InteractiveFly: GeneBrief

alkaliphile: Biological Overview | References

Gene name - alkaliphile

Synonyms -

Cytological map position - 47C1-47C2

Function - channel

Keywords - taste receptor that detects the basic pH of food - a high-pH-gated chloride channel and is specifically expressed in a subset of gustatory receptor neurons - in response to OH- stimuli, Alka is induced to adopt an open conformation, which leads to the flow of intracellular Cl- out of neuron

Symbol - alka

FlyBase ID: FBgn0033558

Genetic map position - chr2R:10,827,430-10,834,236

NCBI classification -

Cellular location - surface transmembrane

NCBI links: EntrezGene, Nucleotide, Protein

Alkaliphile orthologs: Biolitmine

The sense of taste is an important sentinel governing what should or should not be ingested by an animal, with high pH sensation playing a critical role in food selection. This study explored the molecular identities of taste receptors detecting the basic pH of food using Drosophila melanogaster as a model. A chloride channel has been identified, named alkaliphile (Alka), that is both necessary and sufficient for aversive taste responses to basic food. Alka forms a high-pH-gated chloride channel and is specifically expressed in a subset of gustatory receptor neurons (GRNs). Optogenetic activation of alka-expressing GRNs is sufficient to suppress attractive feeding responses to sucrose. Conversely, inactivation of these GRNs causes severe impairments in the aversion to high pH. Altogether, this discovery of Alka as an alkaline taste receptor lays the groundwork for future research on alkaline taste sensation in other animals (Mi, 2023).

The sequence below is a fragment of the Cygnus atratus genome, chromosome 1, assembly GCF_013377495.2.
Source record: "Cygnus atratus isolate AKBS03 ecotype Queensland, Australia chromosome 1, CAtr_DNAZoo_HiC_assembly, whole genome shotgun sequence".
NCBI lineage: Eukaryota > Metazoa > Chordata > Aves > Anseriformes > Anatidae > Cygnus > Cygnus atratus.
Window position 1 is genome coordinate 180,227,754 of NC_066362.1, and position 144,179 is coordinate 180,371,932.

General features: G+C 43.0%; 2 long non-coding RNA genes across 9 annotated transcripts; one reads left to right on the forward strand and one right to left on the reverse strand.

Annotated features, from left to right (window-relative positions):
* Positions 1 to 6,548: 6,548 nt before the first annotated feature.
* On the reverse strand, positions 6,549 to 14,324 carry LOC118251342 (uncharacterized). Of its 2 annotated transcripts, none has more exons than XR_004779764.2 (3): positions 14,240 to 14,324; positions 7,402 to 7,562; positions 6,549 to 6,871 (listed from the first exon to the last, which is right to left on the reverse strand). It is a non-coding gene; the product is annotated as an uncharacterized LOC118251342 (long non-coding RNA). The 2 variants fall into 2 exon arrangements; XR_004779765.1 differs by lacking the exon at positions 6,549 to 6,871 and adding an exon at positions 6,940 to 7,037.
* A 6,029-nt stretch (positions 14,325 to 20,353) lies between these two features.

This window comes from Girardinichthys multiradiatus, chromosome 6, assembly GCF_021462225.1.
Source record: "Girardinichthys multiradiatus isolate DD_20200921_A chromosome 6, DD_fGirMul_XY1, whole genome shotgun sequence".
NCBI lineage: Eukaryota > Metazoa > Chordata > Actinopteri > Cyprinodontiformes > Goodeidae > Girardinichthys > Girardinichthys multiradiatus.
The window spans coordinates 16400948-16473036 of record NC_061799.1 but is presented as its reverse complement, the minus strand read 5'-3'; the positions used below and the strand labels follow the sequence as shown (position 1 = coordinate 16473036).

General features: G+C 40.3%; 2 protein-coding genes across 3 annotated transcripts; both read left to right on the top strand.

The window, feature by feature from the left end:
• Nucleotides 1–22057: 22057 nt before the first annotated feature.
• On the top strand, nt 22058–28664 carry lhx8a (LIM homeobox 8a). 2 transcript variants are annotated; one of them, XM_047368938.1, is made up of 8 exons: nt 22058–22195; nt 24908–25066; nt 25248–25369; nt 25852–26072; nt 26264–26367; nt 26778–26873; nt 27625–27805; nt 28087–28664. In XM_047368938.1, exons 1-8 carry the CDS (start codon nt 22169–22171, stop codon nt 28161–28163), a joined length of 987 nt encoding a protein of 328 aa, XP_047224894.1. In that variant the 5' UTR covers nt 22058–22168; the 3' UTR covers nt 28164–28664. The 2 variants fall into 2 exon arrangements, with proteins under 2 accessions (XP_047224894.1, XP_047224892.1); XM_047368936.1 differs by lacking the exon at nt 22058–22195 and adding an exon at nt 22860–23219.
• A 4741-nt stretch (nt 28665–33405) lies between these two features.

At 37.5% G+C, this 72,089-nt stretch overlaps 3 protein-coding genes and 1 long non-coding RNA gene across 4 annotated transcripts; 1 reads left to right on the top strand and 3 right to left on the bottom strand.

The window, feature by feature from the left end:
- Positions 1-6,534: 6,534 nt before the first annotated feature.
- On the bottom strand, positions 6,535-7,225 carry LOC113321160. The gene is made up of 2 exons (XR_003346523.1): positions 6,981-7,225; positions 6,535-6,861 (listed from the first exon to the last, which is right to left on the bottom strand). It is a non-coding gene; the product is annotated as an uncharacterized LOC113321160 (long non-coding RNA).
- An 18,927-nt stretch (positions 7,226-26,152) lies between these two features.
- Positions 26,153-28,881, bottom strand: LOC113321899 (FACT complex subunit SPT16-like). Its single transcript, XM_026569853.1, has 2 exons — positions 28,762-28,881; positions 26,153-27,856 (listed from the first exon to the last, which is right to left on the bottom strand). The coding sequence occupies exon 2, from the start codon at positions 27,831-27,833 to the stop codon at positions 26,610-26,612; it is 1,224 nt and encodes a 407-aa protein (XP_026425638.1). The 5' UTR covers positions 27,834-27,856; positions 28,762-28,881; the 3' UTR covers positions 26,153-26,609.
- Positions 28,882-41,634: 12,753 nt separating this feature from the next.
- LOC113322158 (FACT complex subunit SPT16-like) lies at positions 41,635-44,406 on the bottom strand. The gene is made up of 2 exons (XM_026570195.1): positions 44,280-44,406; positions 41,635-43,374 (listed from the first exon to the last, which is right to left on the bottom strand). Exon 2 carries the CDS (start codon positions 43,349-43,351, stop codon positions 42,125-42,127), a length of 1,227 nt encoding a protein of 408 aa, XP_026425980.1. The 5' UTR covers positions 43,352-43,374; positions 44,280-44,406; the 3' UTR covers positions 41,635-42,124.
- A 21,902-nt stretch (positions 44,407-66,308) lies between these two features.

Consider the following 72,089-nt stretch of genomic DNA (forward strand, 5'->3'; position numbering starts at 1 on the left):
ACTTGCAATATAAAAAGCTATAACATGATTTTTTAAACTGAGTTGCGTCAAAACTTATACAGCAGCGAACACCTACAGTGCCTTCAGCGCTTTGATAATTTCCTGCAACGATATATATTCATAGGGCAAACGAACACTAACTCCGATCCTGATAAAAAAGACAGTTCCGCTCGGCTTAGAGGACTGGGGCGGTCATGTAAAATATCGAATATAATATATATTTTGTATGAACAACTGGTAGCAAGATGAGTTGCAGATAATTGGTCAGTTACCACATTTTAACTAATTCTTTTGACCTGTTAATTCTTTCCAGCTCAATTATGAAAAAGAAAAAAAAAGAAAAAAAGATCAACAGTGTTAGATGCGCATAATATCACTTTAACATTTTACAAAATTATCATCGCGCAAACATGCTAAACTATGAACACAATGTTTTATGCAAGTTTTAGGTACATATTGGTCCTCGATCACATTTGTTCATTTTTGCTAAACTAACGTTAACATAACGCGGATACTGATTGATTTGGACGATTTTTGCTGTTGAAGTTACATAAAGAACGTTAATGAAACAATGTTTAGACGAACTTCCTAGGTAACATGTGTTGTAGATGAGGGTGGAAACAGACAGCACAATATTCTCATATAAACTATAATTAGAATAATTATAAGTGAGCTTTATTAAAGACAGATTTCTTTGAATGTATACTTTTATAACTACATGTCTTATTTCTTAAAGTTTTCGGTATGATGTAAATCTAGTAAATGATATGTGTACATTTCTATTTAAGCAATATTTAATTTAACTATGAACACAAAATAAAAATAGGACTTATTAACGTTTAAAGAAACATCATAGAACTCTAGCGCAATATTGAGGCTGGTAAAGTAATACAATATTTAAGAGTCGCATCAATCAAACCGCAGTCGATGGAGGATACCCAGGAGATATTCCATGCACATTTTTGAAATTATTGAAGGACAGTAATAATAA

The sense of taste, which lies at the interface between the interior and the exterior of the body, ensures that food of nutritional value is consumed, whereas potentially noxious substances are rejected. Acids and bases are opposite chemical substances that are broadly present in food sources. While it is generally accepted that animals use sour taste to assess the acidity, or low pH, of food, whether animals have a taste modality to sense the basicity, or high pH, of food is a long-standing open question. Given that acid, or low pH, has a sour taste, it would be logical to hypothesize that base, or high pH, also produces a gustatory sensation (Mi, 2023).